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Sunday, 25 February 2018
FOUR out of six local crews won their races on the opening day of this year’s Henley Royal Regatta.
Three crews from Henley’s Leander Club, including two from its development squad the Star and Arrow Club, made it through the opening rounds of the Fawley and Thames Challenge Cups, while a Shiplake College eight won the first round of the Princess Elizabeth Challenge Cup.
Leander beat Worcester Rowing Club by two-and-a-half lengths in the opening race of the Thames Cup. They were leading by a canvas as they entered the booms and ahead by half a length at the 500m mark.
The eight were even further ahead by the enclosures and were able to maintain a steady pace until the finish line.
Star and Arrow’s A crew beat The King’s School, Worcester, in the Fawley Cup by two-and-a-half lengths.
Despite a strong start by Star and Arrow, their rivals managed to narrow the gap and the race remained close until they reached Upper Thames Rowing Club, at which point the Leander crew surged ahead by a length. By the stewards’ enclosure they had further increased their lead.
Chris Daniell, who sat at stroke, said: “We had a race plan which I think we executed well. The start was a bit washy but then we got a nice rhythm going.
“We raced them earlier in the year and they beat us by two lengths so we thought it was going to be a close race. It’s pretty tough to get back into it once you’re behind.”
Also in the Fawley Cup, Star and Arrow’s B crew beat Maidenhead Rowing Club by two-and-a-quarter lengths. They took an early lead and had increased this further by the regatta enclosure.
Hadley Butcher, who sat at number two, said: “We knew they would be fast off the start so we let them do their thing and stayed with them. When it came to the middle stages of the race, we started chunking it away from them and just kept it going until we had clear water at the end.”
Shiplake College started strong in their race and finished two-thirds of a length ahead after a close-fought battle with Westminster School.
Headmaster Gregg Davies said: “I’m over the moon and so proud of them. I cycled alongside them for the first 400 metres and then got my phone out and watched the rest.
“When we won I did have a few tears but I’d composed myself by the time I got back.
“We finished third at the National Schools Regatta and were selected, which was brilliant. We drew the crew that finished fourth at National Schools in the first round and it was always going to be a tough race. No other selected crew had a race as tough as that.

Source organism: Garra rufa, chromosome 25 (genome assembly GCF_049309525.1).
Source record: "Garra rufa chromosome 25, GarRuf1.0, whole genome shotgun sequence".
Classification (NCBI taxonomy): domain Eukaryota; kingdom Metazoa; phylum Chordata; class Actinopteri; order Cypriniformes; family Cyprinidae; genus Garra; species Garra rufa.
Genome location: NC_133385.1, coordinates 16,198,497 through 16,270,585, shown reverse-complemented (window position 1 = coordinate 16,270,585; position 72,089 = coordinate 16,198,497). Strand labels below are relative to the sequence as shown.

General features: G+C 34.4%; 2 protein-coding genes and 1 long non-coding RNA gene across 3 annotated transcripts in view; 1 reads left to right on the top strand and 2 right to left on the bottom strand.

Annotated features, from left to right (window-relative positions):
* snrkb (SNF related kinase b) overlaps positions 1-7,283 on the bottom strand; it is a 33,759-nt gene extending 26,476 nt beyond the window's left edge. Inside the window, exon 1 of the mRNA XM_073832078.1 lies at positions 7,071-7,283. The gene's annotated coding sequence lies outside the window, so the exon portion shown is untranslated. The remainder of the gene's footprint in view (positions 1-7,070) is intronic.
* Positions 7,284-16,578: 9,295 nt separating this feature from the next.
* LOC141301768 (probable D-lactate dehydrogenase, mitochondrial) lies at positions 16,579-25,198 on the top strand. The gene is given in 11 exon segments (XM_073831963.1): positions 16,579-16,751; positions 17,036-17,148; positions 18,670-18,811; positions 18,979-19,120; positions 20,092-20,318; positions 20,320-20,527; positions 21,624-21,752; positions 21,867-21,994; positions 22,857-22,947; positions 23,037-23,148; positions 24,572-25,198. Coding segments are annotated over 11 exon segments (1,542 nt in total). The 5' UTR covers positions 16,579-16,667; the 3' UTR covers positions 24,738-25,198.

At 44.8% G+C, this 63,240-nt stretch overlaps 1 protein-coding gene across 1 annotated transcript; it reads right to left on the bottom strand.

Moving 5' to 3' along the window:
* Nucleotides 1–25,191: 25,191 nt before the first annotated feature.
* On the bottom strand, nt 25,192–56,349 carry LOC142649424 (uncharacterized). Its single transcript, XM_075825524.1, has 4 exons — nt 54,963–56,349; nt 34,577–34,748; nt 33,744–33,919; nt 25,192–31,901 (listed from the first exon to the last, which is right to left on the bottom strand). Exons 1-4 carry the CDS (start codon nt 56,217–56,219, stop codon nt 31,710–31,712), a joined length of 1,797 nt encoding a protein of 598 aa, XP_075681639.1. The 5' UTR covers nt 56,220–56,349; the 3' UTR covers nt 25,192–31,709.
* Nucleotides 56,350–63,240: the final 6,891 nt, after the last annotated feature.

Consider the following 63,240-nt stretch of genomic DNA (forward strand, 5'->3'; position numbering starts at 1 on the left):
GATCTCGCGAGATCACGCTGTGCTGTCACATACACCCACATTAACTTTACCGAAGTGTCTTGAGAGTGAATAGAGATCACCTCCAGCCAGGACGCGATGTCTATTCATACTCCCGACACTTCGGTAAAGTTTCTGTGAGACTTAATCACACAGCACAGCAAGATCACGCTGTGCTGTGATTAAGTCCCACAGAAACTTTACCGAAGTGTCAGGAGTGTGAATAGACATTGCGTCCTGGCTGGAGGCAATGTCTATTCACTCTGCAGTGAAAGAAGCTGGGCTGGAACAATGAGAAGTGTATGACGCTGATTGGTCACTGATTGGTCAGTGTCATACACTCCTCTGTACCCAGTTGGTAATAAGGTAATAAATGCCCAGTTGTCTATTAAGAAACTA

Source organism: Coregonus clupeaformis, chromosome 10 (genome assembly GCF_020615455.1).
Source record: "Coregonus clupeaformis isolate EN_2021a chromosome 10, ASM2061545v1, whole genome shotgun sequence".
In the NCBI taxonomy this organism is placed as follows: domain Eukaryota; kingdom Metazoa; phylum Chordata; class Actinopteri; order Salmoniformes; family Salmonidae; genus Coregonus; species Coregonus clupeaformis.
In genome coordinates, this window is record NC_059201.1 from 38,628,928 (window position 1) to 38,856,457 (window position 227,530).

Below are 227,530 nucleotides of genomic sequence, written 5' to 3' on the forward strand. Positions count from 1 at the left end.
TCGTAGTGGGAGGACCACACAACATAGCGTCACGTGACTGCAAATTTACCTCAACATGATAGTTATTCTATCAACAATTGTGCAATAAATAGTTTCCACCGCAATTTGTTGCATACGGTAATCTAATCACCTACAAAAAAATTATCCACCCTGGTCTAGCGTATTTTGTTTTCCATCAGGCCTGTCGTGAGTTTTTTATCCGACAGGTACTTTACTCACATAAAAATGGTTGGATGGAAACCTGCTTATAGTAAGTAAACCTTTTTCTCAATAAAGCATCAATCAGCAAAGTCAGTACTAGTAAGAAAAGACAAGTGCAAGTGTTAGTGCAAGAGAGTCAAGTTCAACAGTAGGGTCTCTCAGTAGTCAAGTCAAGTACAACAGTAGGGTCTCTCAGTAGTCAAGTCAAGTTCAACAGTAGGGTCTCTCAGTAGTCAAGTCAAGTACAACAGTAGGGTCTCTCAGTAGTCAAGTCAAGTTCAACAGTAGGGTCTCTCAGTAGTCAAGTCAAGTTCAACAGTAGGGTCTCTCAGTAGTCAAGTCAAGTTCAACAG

“My feelings go out to Westminster. To be the fourth best crew in the country and go out on the first day is very tough. We’re just taking it one race at a time and are so grateful for the support that we get. We know everybody in Henley gets behind us.”
But an Upper Thames Rowing Club eight, who were the first local crew to hit the water on Wednesday, lost in the Thames Cup to Royal Chester Rowing Club’s A crew, who won by three-quarters of a length.
By the time they passed their clubhouse, the Upper Thames crew were a length behind. As supporters cheered them on, they surged forward to claim a quarter-length lead but could not maintain it.
Jake Richards, who sat in the five seat, said: “I don’t think we got the start we wanted — we were slightly down off the start which kind of put us into a fight.
“We were working on our rhythm and we didn’t quite execute that and the boys from Chester held on the entire way. Despite the result, I think we’re quite pleased, especially considering how far we’ve come in the last few weeks. We put this crew together quite recently.
“The loss itself isn’t disappointing, it’s just that we didn’t execute our race as we would have liked to.”
A Reading Blue Coat School eight lost to Abingdon School by two lengths in the first race of the Princess Elizabeth Cup. Abingdon were half a length ahead by the top of Temple Island and more than three lengths ahead by the Fawley mark. Blue Coat fought back and narrowed the gap but failed to close it.
Blue Coat cox Freddie Bryce said: “We did what we came out to do. We know Abingdon are a strong school but we raced how we wanted to and didn’t leave anything on the water.
“There was a lot of wash but the boys dealt with it well and I’m proud of them.”
Ben Grainger, who sat at stroke, added: “We did our best and I’m happy with our performance but Abingdon were a stronger crew. The result was almost expected but we’re very proud to get this far.
“We tried to push them off the start to scare them a little bit but they’re a big crew. They had a fantastic start and used that to their advantage. This is my last year at Blue Coat so it was a good race to finish on.”
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